New Super Wal-Mart planned in Thomaston

Posted Aug. 30, 2010, at 7:43 p.m.

THOMASTON, Maine — After years of work by developers, a proposed Super Wal-Mart on U.S. Route 1 is closer to being a reality, according to project officials.

Scott Shapiro of the Portland firm Shapiro Development said Monday that if all goes as planned, his company will obtain permits this year and begin construction as soon as a year from now on the 150,000-square-foot building that likely will house the Super Wal-Mart. Several other, smaller buildings also would be built as part of a “community shopping center,” Shapiro said.

“We’ve had good positive response from the town and from people in town,” he said. “I think, over the years, Wal-Mart’s reputation has really changed a lot from what it used to be.”

Shapiro said his company has options to purchase about 40 acres on the eastern side of Route 1, roughly across from the Lowe’s complex.

Although the property is primarily empty fields, he said, it is right next to one of the midcoast’s tastiest landmarks — Dorman’s Dairy Dream, which has provided ice cream cones and sundaes to customers each summer since 1951.

According to Thomaston Code Enforcement Officer Peter Surek, a bypass lane that would allow traffic to turn easily off Route 1 into the proposed shopping center needs to have 5 additional feet of land to be constructed.

“The plan is to move the ice cream stand to the east of where it’s located now,” he said. “[Developers] would create an additional entrance to it.”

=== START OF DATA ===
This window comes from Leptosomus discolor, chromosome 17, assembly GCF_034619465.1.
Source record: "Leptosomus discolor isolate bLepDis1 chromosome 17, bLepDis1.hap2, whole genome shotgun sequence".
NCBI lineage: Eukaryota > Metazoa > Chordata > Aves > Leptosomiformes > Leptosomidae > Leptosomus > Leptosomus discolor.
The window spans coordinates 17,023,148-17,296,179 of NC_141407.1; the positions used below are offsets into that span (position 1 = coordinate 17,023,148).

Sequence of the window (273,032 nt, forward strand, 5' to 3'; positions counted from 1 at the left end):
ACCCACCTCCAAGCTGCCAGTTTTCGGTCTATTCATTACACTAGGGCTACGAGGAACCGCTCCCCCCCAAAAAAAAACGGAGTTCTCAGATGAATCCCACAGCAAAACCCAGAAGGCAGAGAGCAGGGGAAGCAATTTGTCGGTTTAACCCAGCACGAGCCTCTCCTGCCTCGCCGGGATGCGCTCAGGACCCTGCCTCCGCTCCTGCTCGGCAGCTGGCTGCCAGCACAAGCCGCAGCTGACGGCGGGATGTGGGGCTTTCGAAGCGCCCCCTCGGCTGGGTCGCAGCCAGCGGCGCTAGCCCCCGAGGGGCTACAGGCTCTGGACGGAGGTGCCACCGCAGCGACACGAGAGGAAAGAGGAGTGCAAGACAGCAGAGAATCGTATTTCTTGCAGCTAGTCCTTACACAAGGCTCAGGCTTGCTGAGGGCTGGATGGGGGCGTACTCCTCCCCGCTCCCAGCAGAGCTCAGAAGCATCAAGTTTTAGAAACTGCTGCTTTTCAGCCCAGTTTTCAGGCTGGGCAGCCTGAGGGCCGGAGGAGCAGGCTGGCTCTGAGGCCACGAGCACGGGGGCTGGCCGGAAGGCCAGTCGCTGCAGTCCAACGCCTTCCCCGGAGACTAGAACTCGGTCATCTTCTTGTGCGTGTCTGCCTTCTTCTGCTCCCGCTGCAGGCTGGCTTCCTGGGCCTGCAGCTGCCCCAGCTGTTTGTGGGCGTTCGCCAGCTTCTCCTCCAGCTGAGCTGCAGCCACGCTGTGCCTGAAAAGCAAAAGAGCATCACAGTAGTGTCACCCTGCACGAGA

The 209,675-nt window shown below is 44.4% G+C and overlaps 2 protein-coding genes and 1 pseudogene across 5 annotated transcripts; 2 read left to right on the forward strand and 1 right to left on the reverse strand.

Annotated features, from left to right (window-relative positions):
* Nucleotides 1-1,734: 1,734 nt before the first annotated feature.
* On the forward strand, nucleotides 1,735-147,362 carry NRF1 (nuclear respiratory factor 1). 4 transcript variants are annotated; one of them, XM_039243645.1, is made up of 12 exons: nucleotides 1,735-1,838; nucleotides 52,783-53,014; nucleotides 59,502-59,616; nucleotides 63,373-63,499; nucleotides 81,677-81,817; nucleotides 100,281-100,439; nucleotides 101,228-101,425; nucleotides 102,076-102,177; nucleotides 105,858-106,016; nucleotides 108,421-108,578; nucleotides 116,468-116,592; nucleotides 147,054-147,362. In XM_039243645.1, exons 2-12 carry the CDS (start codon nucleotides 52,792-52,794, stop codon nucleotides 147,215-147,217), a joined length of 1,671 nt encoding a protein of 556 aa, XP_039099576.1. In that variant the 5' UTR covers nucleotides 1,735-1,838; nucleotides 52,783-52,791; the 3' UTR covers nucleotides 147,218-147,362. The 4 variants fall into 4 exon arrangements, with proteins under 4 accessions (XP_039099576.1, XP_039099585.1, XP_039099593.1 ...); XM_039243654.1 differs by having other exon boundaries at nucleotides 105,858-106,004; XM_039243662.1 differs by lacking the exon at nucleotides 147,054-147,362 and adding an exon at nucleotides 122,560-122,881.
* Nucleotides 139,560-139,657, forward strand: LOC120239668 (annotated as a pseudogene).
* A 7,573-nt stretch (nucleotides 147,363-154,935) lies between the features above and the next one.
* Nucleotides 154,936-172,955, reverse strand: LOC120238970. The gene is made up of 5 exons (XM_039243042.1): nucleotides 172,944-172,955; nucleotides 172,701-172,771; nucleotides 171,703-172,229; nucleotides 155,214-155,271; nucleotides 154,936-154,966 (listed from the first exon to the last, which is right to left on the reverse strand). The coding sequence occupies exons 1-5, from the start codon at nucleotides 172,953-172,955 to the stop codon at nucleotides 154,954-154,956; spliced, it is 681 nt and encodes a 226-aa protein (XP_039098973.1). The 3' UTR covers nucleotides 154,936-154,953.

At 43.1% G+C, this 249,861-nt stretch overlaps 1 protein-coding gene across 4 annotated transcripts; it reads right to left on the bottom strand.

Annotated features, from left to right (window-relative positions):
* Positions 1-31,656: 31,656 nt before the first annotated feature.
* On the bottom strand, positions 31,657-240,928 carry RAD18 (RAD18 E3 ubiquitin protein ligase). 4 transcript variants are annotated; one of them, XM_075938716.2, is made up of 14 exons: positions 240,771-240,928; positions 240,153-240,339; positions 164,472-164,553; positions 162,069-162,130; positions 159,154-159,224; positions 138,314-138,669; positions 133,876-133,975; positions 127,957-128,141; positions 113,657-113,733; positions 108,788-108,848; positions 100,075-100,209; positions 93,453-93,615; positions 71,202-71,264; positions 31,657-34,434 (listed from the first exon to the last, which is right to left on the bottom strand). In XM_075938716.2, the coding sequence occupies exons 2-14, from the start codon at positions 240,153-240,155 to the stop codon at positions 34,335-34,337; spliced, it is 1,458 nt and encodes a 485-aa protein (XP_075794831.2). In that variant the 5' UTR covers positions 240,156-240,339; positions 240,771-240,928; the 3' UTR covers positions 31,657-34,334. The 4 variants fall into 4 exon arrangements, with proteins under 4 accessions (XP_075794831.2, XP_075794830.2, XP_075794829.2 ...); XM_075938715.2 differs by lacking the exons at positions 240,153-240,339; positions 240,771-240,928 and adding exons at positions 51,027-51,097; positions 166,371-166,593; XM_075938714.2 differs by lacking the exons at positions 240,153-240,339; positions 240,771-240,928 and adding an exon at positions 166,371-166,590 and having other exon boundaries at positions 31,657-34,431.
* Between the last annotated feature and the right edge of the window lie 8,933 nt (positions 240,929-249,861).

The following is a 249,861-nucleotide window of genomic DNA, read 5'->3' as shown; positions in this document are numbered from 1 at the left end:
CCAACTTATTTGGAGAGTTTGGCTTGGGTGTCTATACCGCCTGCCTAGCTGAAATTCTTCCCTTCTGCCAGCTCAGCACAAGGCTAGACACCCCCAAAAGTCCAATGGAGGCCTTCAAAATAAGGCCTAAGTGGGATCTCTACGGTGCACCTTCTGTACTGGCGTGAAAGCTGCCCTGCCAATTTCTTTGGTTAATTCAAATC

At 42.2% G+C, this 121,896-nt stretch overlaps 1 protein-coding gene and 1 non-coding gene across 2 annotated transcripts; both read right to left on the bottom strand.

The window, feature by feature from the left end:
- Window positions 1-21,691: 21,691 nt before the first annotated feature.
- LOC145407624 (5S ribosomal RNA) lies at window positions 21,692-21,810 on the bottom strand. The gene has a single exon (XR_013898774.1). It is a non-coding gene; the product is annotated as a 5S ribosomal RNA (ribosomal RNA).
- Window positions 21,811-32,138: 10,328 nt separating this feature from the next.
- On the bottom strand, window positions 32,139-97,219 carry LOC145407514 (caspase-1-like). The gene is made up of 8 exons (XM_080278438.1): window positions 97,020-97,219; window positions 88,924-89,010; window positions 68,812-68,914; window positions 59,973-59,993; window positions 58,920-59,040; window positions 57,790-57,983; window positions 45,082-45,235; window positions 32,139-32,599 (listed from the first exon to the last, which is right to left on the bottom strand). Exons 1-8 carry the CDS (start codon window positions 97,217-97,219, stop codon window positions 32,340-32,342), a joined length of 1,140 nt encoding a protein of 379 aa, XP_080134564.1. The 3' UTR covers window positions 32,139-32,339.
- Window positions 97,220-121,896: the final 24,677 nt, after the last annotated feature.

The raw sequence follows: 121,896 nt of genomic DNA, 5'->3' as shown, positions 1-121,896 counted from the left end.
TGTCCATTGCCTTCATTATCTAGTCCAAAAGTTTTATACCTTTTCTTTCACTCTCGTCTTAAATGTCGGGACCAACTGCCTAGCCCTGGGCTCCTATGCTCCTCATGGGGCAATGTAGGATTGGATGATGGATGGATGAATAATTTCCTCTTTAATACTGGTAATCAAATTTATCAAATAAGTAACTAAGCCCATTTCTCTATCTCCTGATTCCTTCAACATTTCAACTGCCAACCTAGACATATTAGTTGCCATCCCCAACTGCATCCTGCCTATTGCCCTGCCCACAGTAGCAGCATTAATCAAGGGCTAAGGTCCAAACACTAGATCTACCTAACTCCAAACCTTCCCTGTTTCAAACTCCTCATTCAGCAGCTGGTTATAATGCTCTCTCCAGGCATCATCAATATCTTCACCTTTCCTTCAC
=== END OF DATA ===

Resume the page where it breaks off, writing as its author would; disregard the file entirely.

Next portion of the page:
Shapiro said that right now it isn’t a certainty the bypass lane would have to be built and that he has been discussing the future of the Dorman’s Dairy Dream with the family that owns it.

“The business could remain as it is. Nothing would really change,” he said.

However, owner Janice Cross, the daughter of founder Kendrick Dorman, said her business “has no contract” with the developers and she has been frustrated by recent reports saying otherwise.

“I have no idea what we’re going to be doing,” she said. “Nothing’s in the works right now. I’m not giving up my property.”

Shapiro said he took over the development plans from the Richmond Co., which had been working to get approvals for permitting for several years.

The Thomaston planning board approved the project in 2007, with the understanding that the developer would need to build the bypass lane and also a stoplight, Surek said.

“Their development was going to be quite a bit larger than what I’m proposing,” Shapiro said.

His development would include a 6,500-square-foot building fronting Route 1 and three additional buildings totaling 45,000 square feet located in the back, which he described as a “community shopping center.”

At 150,000 square feet, the likely Super Wal-Mart building is a giant — with a single-story building roughly the size of three football fields. Nationally, the Arkansas-based retailer has been aiming to expand from its traditional stores into super centers, where customers can purchase groceries, Shapiro said.

The Wal-Mart in Rockland does not have the space to expand and the Route 1 property, located close to the Rockland town line, “had the best fit,” Shapiro said.

“Wal-Mart has looked at the property for a long time,” he said.

The next step in the development process will be to apply for a permit from the Maine Department of Environmental Protection, he said.

Shapiro said his company is working with different prospective tenants to fill the spaces, and is looking locally — as well as among the national chains — to find a restaurant for the shopping center.

“It’s tough right now with the economy,” he said. “Retailers aren’t jumping to any location they can the way they used to. And not everybody’s eager to talk about Maine right now, because the population isn’t there.”

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